After slowly closing the 200 (ish) pages of Wolf Hollow (the book our bookclub selected to read this month), I couldn’t help but feel a bit hmm... unsettled. I had so many questions. Still have so many questions. Pieces of the novel were left intentionally incomplete. Unsettled, I think, was the point. Wolf Hollow made me stop and think (I’m still thinking about it)—Lauren Wolk did not hold back.
But before I get to the unsettled heaviness, I want to first mention my favorite piece. The family dynamic in Wolf Hollow is the real treat; the engagement and dialogue is so very raw and genuine. As someone with a strong sibling bond (hey Ty, hey Han!), I especially enjoyed the sweet sibling relationship. Annabelle, our protagonist, and her younger brother, Henry’s relationship, especially, develop and grow so beautifully by the end of the novel; it was my absolute favorite of the whole book.
Lauren Wolk's historical fiction Wolf Hollow stars 12 year old Annabelle, living on her family farm in Wolf Hollow, Pennsylvania with the whole family—Aunt Lily, two grandparents, two parents, and her two younger brothers, James and Henry.
World War 2 blazes headlines and church sermons as young Annabelle learns to confront some of her own battles in small town Wolf Hollow. Annabelle attracts the unwanted attention of new girl, Betty, who begins to torment Annabelle and her two brothers as they walk to and from school. As Betty’s pranks begin to grow in cruelty and life-threatening danger, Annabelle must learn how best to confront this new bully and protect those she cares about, preferably on her own—as the adults are more concerned with war against the Nazis.
Bias and truth carve the plot of this tale. Lauren Wolk, without flinching, reminds her readers, young and old, that even at 12 years old (our young heroine), or at 14, Betty, or even way into grandparent age territory, our actions affect others. Our words affect others. Both good and bad. Not a single character in this book is without fault or blame. Well, except maybe Annabelle’s youngest brother—James, he’s quite young and true innocent.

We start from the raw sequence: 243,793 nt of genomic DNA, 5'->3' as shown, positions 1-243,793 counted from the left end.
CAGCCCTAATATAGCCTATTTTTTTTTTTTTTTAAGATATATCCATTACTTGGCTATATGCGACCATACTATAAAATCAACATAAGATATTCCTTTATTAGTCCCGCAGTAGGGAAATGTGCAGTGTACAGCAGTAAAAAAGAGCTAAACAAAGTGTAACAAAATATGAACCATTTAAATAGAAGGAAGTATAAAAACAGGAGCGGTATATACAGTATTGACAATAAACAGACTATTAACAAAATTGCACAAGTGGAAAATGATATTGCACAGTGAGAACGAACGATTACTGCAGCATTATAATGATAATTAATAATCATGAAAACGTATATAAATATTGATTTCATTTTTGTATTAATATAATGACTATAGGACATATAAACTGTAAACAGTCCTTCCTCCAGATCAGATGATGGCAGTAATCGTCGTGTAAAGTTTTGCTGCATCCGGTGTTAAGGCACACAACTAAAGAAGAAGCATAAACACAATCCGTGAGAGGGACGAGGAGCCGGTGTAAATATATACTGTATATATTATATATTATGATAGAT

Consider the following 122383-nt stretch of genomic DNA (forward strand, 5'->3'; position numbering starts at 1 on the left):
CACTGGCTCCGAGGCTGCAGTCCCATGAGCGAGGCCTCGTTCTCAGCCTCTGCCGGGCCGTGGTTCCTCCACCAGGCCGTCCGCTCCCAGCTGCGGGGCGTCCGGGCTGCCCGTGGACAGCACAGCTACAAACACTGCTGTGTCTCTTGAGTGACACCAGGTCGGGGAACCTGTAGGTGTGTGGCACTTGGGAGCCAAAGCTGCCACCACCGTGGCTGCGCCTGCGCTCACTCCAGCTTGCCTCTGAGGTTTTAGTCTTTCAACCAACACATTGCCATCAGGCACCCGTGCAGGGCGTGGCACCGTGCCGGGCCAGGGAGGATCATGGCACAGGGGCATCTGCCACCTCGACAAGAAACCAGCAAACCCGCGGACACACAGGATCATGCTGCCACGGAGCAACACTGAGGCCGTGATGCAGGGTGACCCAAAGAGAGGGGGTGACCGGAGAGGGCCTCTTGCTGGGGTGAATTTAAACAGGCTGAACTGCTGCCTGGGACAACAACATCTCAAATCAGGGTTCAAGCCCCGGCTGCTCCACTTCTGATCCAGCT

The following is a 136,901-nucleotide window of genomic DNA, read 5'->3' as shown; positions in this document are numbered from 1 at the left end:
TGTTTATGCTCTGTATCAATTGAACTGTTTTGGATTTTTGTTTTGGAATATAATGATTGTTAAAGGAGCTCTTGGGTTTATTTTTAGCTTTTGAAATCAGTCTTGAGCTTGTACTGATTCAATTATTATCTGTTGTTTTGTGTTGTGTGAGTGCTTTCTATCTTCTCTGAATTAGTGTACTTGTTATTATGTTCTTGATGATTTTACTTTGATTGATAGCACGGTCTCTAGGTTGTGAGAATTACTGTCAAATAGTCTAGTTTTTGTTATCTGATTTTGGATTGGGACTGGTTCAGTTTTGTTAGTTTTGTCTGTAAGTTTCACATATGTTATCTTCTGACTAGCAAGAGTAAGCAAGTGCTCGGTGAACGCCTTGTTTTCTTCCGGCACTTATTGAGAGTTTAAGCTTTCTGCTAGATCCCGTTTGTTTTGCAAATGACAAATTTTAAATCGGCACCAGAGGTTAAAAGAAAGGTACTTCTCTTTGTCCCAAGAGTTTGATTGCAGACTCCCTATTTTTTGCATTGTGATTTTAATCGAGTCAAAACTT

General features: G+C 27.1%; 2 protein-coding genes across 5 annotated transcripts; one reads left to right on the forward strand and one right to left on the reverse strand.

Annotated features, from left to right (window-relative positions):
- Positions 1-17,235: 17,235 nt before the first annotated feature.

This was a heavy way to start the new year, but it felt important.
Even though I was left wanting more, I had hoped to understand Betty a bit better but alas, maybe that was Lauren Wolk’s point. Sometimes people do things and we often aren’t awarded the privilege to know why. Perhaps I should be asking more questions, trying to connect with the people around me more deeply. No, not perhaps, but yes, I definitely should be doing those things.
This pandemic makes connection trickier and a bit out of reach. I’m harnessing all my creativity to reach out to neighbors, friends, and family during our semi-isolated scenario.
If you’re a fan of Harper Lee’s To Kill A Mockingbird, oh yes, this one's for you.
Stars for Buttons rated this book as a satisfying 4.5 stars. If you’d like to join us for this month’s read and participate in voting for next months, we would love to have you! You can sign up here.
Thank you so much for reading. I hope you pick this gem up at some point. And if this book sounds great, you might also like this other review of a similar-ish book. Hope you enjoy it.